Review: God Of War
Posted Aug-26 2007 by ron
For PS2, optional widescreen mode, runs fine on European 60GB PS3
In just a few short years Kratos has risen to videogame-rockstardom. Not only
has the character become an instant icon of the Playstation brand, but has also contributed greatly to
creator David Jaffe's own infamy.
Today we'll take a look back at the first God Of War, to recount why all this attention was (and is) justified. Probably.
As we've outlined recentely, God Of War belongs in the
upper echelon of third-person action games. The game is all about combat against enemies of all different sizes,
and groups of them more often than not. God Of War is certainly not the game that invented this style of gameplay.
Indeed Devil May Cry has been named as a major inspiration and benchmark.
However, God Of War certainly does its own thing within the broader formula. Its biggest contribution is a vastly extended and polished combat system. We should probably start with Kratos's weapon.
Kratos wields a pair of short blades that are attached to his arms with chains that are miraculously elastic.
The "Blades Of Chaos" give Kratos a relatively comfortable attacking range right from the start of the game.
Beyond the default "light" attack and a more powerful "heavy" attack with a somewhat shorter reach,
a wide range of combos can be performed as well, and you enable more and more of them as you
progress through the game and purchase upgrades with the proverbial red orbs.
It's worth pointing out that the controls allow you to turn Kratos around in the middle of a combo, to correct your aim for successive attacks and to, effectively, distribute your anger evenly around you. As the blades cover an arc, it's quite easy to hit enemies, which is good, because there is no lock-on function in the game.
Mid-air attacks are an entirely separate set of moves, though the overall swirly-whirly nature remains.
As a third form of attack, Kratos can perform grabs, though even basic enemies will be able to block against these – they must be stunned or knocked over first. If a grab is successful, it does not immediately deal damage though. You still have a choice how the move proceeds, and this is heavily dependent on the type of enemy you're grabbing. E.g. a basic soldier can be pinned down and finished off, or you might instead choose to hurl him into other nearby enemies.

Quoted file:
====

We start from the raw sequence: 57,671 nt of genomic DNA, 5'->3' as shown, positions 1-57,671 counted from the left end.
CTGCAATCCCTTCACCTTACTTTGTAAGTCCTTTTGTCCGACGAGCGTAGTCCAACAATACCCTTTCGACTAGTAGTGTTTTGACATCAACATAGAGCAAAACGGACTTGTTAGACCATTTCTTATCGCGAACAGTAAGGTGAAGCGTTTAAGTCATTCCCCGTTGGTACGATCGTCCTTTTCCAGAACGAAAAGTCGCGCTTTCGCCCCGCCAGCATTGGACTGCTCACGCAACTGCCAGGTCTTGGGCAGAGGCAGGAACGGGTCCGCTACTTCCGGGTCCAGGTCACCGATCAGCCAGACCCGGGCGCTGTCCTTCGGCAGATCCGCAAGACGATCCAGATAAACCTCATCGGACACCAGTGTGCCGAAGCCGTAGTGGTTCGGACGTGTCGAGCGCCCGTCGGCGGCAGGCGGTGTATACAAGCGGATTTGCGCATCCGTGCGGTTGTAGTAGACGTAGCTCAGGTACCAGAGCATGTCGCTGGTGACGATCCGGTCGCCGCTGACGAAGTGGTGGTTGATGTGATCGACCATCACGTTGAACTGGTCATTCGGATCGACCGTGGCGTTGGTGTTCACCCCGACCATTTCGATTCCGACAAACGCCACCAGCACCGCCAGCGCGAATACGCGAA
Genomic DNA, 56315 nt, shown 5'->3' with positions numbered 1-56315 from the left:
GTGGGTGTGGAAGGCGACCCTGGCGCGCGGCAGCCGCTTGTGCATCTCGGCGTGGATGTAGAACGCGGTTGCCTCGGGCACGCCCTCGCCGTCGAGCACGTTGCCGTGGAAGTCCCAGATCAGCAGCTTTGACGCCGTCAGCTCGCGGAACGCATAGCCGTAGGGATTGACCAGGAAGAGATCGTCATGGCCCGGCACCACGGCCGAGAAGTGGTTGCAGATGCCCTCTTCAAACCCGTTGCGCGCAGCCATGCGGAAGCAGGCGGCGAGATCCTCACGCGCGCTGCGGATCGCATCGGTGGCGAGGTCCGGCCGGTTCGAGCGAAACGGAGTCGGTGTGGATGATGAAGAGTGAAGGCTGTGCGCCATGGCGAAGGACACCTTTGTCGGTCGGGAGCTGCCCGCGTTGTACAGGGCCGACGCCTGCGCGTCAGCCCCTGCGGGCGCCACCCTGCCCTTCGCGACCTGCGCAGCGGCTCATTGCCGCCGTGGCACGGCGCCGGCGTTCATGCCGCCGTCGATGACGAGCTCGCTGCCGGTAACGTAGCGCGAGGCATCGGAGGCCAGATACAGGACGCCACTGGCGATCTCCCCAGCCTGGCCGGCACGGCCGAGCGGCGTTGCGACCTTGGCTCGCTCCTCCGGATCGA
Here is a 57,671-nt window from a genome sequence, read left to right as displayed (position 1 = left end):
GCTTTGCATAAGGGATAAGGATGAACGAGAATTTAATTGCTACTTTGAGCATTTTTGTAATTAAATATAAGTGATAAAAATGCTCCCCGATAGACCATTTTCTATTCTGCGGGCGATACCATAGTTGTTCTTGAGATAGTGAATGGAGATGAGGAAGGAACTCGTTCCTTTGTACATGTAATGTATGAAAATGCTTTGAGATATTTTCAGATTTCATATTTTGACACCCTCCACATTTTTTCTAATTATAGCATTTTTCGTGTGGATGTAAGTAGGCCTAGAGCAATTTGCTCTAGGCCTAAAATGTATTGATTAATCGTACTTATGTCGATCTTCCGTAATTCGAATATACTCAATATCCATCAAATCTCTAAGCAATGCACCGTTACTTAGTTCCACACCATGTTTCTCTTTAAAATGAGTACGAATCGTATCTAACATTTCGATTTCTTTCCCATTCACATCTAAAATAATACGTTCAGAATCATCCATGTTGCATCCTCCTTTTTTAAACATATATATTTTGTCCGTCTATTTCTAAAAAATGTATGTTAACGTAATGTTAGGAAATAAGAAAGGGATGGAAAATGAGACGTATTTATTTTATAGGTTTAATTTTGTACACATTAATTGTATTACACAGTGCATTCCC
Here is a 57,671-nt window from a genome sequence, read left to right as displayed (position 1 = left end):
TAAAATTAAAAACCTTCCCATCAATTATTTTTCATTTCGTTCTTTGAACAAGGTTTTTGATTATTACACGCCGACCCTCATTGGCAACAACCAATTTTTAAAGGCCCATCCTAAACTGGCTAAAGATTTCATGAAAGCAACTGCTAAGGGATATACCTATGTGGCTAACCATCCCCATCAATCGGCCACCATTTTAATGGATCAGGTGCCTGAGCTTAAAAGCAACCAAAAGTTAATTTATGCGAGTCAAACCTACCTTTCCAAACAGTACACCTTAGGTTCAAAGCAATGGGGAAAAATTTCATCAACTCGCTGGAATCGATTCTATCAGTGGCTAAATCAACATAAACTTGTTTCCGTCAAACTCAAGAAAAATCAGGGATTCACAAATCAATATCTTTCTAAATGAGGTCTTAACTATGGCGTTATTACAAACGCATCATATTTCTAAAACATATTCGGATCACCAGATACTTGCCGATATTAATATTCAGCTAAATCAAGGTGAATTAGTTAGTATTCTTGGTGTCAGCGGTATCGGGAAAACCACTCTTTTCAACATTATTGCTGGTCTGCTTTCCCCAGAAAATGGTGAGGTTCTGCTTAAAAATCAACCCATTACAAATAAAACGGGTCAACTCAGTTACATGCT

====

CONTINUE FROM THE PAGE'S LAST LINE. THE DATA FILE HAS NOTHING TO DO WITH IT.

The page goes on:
Combat actions are usually context-sensitive. Grabbing this bat out of mid-air leads to a different attack than grabbing it while standing on the ground, or grabbing a different kind of enemy for that matter.
This is the first apparent innovation of God Of War: the rules of the combat system itself depend
on the enemy you're facing and your relative states (i.e. you in mid-air and they on the ground/vice versa/both in
mid-air/both on ground/locked in a grab move). It's not just that different encounters are best won by
certain actions, but it goes so far that the availability of actions changes. The entire system through-and-through
is context-sensitive and adaptive. This way, even though there are "only" three buttons directly mapped to attacks,
the range of attack moves that can be produced with them is enormous.
Being able to kill enemies in many different ways is not just a cosmetic issue either. There are tradeoffs to be made here, because certain finishing techniques will cause certain enemies to drop health refills but less red orbs, or maybe no red orbs at all but instead lots of blue orbs, which you use to fuel special magic abilities. The game also hands out rewards for long attack chains and generally stuff that is hard to do, such as air-juggles.